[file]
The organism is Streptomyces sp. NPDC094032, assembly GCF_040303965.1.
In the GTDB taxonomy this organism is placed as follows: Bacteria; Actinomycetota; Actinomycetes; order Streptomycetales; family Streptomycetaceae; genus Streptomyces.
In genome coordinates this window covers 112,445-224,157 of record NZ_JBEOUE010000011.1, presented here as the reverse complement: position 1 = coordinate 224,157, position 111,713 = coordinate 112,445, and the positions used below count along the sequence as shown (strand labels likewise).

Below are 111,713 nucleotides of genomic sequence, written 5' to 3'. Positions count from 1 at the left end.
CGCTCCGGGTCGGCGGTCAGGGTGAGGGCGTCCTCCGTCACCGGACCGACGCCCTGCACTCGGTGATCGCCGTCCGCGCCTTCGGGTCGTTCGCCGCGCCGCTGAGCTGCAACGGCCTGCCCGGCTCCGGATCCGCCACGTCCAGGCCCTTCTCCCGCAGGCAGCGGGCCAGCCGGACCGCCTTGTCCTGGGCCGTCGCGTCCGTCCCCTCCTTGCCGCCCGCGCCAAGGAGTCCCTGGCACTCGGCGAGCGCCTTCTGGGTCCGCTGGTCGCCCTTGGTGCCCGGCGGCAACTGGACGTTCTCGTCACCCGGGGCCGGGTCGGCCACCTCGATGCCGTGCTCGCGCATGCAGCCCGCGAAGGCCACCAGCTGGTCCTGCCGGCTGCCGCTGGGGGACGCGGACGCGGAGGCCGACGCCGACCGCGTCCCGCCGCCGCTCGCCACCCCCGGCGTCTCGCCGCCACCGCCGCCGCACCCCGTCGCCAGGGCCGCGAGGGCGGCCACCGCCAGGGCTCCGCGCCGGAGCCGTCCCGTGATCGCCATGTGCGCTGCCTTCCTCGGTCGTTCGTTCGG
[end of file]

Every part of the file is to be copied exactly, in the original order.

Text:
The organism is Streptomyces sp. NPDC094032, assembly GCF_040303965.1.
In the GTDB taxonomy this organism is placed as follows: Bacteria; Actinomycetota; Actinomycetes; order Streptomycetales; family Streptomycetaceae; genus Streptomyces.
In genome coordinates this window covers 112,445-224,157 of record NZ_JBEOUE010000011.1, presented here as the reverse complement: position 1 = coordinate 224,157, position 111,713 = coordinate 112,445, and the positions used below count along the sequence as shown (strand labels likewise).

Below are 111,713 nucleotides of genomic sequence, written 5' to 3'. Positions count from 1 at the left end.
CGCTCCGGGTCGGCGGTCAGGGTGAGGGCGTCCTCCGTCACCGGACCGACGCCCTGCACTCGGTGATCGCCGTCCGCGCCTTCGGGTCGTTCGCCGCGCCGCTGAGCTGCAACGGCCTGCCCGGCTCCGGATCCGCCACGTCCAGGCCCTTCTCCCGCAGGCAGCGGGCCAGCCGGACCGCCTTGTCCTGGGCCGTCGCGTCCGTCCCCTCCTTGCCGCCCGCGCCAAGGAGTCCCTGGCACTCGGCGAGCGCCTTCTGGGTCCGCTGGTCGCCCTTGGTGCCCGGCGGCAACTGGACGTTCTCGTCACCCGGGGCCGGGTCGGCCACCTCGATGCCGTGCTCGCGCATGCAGCCCGCGAAGGCCACCAGCTGGTCCTGCCGGCTGCCGCTGGGGGACGCGGACGCGGAGGCCGACGCCGACCGCGTCCCGCCGCCGCTCGCCACCCCCGGCGTCTCGCCGCCACCGCCGCCGCACCCCGTCGCCAGGGCCGCGAGGGCGGCCACCGCCAGGGCTCCGCGCCGGAGCCGTCCCGTGATCGCCATGTGCGCTGCCTTCCTCGGTCGTTCGTTCGG